• Consult with an enterostomal therapist is often helpful in identifying appropriate skin care devices and protocols.
  • Change the patient’s position every 2 hours; use of specialty beds may be indicated to prevent skin breakdown.
  • Provide skin care and back care.

Relieving Anxiety About Surgical Intervention

  • Describe planned surgical intervention and the expected results.
    • Decreased pain.
    • Ability to eat better and improve general condition.
  • Prepare patient for adverse effects and complications of surgery.
    • Total pancreatectomy will cause permanent diabetes mellitus, dependence on insulin, severe malabsorption, and the need for lifelong pancreatic enzyme replacement.
    • Malnutrition and debility increase patient’s risk for poor healing and complications of surgery.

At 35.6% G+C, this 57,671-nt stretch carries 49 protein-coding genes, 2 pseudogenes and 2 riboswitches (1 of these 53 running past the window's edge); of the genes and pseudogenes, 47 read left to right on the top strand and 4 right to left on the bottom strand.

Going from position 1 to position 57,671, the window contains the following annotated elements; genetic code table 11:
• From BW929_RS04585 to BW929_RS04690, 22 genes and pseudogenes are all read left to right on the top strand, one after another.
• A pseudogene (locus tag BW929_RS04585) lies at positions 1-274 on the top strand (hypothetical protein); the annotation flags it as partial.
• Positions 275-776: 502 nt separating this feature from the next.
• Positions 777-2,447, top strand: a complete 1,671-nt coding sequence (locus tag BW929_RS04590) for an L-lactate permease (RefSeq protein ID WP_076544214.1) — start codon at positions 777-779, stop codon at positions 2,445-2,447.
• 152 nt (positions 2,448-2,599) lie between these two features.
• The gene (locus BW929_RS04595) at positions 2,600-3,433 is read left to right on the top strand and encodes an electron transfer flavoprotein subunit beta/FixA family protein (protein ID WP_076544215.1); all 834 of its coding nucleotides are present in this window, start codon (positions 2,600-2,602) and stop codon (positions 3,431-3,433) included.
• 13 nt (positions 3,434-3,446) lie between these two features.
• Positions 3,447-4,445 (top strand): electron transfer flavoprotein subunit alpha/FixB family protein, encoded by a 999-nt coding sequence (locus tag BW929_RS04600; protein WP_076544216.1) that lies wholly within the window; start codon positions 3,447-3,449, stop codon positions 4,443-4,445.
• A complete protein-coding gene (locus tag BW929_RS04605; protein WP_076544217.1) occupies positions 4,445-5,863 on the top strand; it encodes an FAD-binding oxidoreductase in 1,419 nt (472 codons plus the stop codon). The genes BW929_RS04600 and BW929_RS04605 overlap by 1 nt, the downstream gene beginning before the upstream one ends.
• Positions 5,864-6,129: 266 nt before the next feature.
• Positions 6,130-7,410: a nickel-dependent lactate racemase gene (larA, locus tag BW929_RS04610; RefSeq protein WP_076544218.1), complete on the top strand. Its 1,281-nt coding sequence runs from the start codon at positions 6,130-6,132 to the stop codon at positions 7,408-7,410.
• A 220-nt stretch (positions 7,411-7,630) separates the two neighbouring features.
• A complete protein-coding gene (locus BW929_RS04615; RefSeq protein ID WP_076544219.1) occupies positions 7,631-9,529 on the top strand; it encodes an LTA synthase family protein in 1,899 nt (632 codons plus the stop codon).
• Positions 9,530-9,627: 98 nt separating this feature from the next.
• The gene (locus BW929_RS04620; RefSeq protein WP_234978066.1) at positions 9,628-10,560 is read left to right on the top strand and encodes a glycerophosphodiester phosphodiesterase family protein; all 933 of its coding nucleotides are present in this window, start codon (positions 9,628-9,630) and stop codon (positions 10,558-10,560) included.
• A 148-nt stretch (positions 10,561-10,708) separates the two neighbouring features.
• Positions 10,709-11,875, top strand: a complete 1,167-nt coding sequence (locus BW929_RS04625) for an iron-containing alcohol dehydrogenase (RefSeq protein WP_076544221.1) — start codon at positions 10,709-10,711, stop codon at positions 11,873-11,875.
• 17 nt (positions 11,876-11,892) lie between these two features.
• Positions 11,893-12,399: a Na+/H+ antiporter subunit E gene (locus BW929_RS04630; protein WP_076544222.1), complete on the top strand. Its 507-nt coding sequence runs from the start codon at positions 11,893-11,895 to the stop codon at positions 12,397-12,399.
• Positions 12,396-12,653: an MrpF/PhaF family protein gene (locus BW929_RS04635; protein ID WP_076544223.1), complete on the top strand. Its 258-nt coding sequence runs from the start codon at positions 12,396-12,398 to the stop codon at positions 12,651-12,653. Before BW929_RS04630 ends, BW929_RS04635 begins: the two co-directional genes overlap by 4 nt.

• Assist patient to prepare for surgery by encouraging abstinence of alcohol and intake of nutritional and vitamin supplements.
  • Encourage patient to enlist help of support network and strengthen appropriate coping mechanisms.
  • After surgery, provide meticulous care to prevent infection, promote wound healing, and prevent routine complications of surgery.

Evaluation: Expected Outcomes

  • Verbalizes reduced pain level
  • Blood pressure stable; urine output adequate
  • Respirations unlabored; breath sounds clear
  • Verbalizes reduced pain level
  • Weight stabilized or weight gain noted
  • Verbalizes understanding of effects of surgical procedure

CONCLUSION

Patients with chronic pancreatitis should eat a low-fat diet, abstain from alcohol, and avoid abdominal trauma to prevent acute attacks and further damage. Those with high triglyceride levels should lose weight, exercise, and avoid medications, such as thiazide diuretics and beta-blockers, that increase triglyceride levels. Research reports suggest that oxidative stress may contribute to the development of pancreatitis, and that antioxidant supplementation may be of some benefit, health care providers may begin recommending antioxidant nutrients to their patients with pancreatitis.